Five days in which to accomplish everything on my plate. Five days to get caught up. Five days to…

Finish watching the first season of Angel and continue to allow the ants to crawl over my bookshelf.

Ah.

Game. Lee and I have finally gotten together with the Doyce and Jackie House of Pain to start gaming again. Cool.

It’s a game called Nobilis, which, as the desc says, “lies between Sandman and Amber, but there’s no game like it.”

Lee is Death. I’m Reality.

We discussed this on the way to Denver. We both decided that each other’s characters would be too complicated to play, if we switched them.

And that, my friends, is marriage.

Twice. Ray will now bring you her shoes if you ask her nicely.

“Will you bring me your shoes? We’re going to go outside.”

“Eeee!” She runs squealing around the room, leaps on the couch, and hides.

“Shoe? Can you bring me your shoe?”

“Oh, no!” She looks around, crawls off the couch, looks around some more.

“It’s over there. Your shoes.”

“Shoe!” She spots her shoes, grabs one, and runs around in circles, dancing.

“Can you bring me your shoes? We’re going to go outside.”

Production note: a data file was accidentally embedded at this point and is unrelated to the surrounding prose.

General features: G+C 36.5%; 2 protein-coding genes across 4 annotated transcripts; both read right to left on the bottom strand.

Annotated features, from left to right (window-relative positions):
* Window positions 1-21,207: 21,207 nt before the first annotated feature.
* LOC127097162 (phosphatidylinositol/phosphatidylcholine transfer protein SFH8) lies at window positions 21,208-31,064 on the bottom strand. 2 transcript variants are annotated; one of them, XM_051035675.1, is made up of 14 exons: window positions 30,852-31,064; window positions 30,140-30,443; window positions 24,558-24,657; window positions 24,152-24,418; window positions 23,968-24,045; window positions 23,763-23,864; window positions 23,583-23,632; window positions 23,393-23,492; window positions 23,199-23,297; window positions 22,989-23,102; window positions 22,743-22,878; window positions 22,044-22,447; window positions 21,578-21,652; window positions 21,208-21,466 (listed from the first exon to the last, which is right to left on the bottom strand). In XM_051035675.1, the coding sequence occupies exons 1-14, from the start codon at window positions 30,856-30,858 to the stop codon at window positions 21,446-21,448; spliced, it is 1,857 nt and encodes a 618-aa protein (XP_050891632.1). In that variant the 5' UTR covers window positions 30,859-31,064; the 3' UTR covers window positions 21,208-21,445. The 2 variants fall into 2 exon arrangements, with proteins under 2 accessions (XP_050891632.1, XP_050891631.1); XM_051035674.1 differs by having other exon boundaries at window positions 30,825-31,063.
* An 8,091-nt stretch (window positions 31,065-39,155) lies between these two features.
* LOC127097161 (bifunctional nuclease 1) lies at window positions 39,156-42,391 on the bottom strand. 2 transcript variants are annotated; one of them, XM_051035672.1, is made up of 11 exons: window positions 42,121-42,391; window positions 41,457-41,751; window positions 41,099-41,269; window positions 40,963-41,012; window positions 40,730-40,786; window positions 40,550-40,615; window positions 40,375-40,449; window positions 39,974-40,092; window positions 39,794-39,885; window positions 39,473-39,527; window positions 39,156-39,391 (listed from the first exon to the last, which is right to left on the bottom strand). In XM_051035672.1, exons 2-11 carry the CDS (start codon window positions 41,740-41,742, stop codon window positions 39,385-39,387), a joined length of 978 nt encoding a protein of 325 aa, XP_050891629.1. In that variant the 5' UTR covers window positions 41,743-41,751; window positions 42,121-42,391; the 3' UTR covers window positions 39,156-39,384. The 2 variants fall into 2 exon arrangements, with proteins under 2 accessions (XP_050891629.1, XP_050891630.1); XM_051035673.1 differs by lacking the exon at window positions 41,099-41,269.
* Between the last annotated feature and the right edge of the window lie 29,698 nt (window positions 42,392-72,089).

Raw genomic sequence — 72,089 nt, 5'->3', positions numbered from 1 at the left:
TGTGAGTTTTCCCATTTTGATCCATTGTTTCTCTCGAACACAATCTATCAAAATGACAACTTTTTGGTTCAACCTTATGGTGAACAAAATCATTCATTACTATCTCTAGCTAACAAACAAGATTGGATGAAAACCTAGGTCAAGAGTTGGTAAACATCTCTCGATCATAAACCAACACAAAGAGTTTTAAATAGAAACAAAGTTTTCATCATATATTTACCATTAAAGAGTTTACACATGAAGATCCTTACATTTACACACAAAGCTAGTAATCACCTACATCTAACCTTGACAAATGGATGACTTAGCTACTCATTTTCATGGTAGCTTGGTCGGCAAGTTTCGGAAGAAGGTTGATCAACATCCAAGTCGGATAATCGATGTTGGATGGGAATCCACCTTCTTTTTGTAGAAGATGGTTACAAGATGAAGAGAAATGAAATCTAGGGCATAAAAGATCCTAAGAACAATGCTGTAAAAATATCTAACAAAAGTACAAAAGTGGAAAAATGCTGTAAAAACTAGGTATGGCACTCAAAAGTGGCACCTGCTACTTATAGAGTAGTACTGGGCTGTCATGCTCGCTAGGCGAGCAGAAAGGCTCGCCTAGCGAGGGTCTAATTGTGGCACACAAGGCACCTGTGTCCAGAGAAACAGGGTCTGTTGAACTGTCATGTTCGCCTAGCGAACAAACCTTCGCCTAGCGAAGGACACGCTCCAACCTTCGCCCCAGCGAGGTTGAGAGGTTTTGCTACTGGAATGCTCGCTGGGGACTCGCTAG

“Shoe? Shoe? Shoooooooooooooooooe!”

She brings me her shoe.

“Thank you,” I say. “Where’s the other shoe? We need two shoes.”

She claps her hands together and runs around screaming.

“Where’s your shoe?” I point. “Bring me your shoe!”

“Shoe! Shh! Shh!” She picks up the shoe, leaps on the couch again, and hides the shoe under the cushions.

“Where’s your shoe? Let’s go outside!”

“Shoe!” She pulls back the pillow to reveal the shoe, then throws it on the floor. After a little shoe-dance, she picks it up and brings it to me. She looks at the other shoe. “Shoe!” she says, and sits in my lap so I can put them on.

Today.

Today is a day to blow off.

Today is a chocolate day.

Today is a my-tv-the-babysitter-and-source-of-cheap-entertainment day.

Yesterday was a spring-cleaning day. Funny how that all seems to work out…